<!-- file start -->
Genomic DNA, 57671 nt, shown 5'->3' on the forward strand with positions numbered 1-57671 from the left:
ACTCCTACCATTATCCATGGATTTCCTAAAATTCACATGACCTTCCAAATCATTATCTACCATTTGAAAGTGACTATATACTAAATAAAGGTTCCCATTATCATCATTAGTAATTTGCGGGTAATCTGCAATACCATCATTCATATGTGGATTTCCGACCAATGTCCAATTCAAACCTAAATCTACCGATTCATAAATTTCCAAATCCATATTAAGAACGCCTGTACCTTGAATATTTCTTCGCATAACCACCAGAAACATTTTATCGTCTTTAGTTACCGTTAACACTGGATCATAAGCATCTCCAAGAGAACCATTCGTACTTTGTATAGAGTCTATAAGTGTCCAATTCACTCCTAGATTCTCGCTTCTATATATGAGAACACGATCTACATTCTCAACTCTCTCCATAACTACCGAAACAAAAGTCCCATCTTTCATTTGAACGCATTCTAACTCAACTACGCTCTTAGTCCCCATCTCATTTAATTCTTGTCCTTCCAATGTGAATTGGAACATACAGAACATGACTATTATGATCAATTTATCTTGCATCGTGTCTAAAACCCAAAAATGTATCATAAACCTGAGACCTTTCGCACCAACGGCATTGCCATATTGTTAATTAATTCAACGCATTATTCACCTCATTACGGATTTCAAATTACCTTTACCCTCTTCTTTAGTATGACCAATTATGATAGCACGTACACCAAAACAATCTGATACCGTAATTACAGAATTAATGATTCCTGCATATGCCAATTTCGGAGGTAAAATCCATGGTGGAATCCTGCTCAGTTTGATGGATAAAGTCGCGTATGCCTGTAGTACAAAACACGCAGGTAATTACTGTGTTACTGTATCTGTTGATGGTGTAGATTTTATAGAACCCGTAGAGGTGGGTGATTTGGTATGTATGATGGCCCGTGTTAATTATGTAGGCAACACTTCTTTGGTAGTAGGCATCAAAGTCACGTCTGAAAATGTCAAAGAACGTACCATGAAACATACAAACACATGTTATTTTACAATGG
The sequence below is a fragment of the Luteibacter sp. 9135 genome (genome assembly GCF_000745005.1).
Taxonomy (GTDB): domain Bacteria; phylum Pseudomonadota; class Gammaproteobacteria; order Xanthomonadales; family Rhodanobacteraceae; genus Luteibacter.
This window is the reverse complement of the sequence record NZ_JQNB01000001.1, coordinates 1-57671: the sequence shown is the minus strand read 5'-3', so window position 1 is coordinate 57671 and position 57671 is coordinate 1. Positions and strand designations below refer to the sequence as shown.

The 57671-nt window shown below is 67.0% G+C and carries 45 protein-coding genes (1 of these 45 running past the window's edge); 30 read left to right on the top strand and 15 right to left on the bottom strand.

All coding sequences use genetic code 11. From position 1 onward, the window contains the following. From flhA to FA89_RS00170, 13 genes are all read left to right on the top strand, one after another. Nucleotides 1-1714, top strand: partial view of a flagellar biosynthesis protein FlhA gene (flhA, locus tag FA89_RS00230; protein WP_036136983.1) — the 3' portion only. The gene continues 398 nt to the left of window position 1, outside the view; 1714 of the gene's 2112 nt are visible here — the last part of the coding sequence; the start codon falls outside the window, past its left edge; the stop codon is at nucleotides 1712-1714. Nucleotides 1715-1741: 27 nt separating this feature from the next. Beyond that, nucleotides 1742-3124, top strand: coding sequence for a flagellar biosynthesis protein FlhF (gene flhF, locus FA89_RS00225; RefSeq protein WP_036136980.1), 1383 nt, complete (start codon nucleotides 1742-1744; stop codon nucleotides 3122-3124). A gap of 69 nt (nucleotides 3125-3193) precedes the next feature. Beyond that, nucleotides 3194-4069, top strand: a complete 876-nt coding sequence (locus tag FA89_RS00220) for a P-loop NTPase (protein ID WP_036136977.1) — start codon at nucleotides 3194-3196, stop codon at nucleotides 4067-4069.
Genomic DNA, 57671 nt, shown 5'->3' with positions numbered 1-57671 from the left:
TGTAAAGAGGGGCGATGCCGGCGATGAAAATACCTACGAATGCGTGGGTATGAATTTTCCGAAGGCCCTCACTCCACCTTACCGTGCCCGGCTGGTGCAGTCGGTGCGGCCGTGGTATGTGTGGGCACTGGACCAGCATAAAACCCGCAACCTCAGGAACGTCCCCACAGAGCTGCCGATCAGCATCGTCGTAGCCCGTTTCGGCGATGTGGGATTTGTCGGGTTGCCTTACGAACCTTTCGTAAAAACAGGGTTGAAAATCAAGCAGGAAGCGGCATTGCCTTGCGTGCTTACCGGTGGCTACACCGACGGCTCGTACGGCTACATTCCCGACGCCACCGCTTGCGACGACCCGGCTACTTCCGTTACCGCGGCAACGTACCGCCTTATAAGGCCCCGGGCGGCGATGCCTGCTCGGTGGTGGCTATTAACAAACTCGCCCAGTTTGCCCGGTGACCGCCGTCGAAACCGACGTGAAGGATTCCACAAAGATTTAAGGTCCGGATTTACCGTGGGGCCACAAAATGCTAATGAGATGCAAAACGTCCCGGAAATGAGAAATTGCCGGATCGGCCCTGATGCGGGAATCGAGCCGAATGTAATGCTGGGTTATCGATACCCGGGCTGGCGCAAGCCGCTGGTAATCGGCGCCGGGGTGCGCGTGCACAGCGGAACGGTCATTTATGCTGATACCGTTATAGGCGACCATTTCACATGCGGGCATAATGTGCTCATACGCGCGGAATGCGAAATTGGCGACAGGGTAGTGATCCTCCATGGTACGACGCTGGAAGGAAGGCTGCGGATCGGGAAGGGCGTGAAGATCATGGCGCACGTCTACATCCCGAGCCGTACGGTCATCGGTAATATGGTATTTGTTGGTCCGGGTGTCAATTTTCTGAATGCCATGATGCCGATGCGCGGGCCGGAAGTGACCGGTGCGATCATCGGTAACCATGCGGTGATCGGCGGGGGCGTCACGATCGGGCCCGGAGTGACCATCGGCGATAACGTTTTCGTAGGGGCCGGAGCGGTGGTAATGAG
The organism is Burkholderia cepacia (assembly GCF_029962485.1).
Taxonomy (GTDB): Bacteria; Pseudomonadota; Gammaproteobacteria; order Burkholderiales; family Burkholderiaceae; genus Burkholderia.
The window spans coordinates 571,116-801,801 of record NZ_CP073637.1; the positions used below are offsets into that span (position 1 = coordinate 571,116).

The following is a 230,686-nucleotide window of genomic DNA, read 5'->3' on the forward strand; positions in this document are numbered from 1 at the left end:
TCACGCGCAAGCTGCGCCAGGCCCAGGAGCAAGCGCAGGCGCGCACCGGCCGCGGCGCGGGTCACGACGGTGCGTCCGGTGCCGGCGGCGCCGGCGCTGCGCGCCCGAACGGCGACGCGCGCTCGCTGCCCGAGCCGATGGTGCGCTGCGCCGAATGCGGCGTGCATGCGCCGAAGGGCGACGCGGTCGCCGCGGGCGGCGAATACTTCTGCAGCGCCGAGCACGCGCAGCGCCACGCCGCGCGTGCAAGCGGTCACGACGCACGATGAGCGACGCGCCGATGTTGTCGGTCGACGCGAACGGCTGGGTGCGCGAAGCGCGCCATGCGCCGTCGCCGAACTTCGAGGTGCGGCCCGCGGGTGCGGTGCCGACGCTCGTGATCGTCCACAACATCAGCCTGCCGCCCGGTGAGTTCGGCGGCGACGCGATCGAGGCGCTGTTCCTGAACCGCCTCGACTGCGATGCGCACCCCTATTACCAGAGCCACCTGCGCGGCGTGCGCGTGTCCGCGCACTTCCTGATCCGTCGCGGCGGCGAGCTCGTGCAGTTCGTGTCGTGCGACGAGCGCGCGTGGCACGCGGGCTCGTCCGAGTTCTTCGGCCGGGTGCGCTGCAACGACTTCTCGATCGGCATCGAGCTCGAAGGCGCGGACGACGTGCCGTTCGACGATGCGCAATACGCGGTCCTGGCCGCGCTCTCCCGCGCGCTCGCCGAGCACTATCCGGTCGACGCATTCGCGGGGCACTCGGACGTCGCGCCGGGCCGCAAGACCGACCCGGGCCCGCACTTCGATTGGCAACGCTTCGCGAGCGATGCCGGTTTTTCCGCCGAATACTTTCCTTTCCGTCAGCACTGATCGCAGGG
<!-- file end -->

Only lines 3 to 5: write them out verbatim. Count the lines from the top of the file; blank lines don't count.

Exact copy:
The sequence below is a fragment of the Luteibacter sp. 9135 genome (genome assembly GCF_000745005.1).
Taxonomy (GTDB): domain Bacteria; phylum Pseudomonadota; class Gammaproteobacteria; order Xanthomonadales; family Rhodanobacteraceae; genus Luteibacter.
This window is the reverse complement of the sequence record NZ_JQNB01000001.1, coordinates 1-57671: the sequence shown is the minus strand read 5'-3', so window position 1 is coordinate 57671 and position 57671 is coordinate 1. Positions and strand designations below refer to the sequence as shown.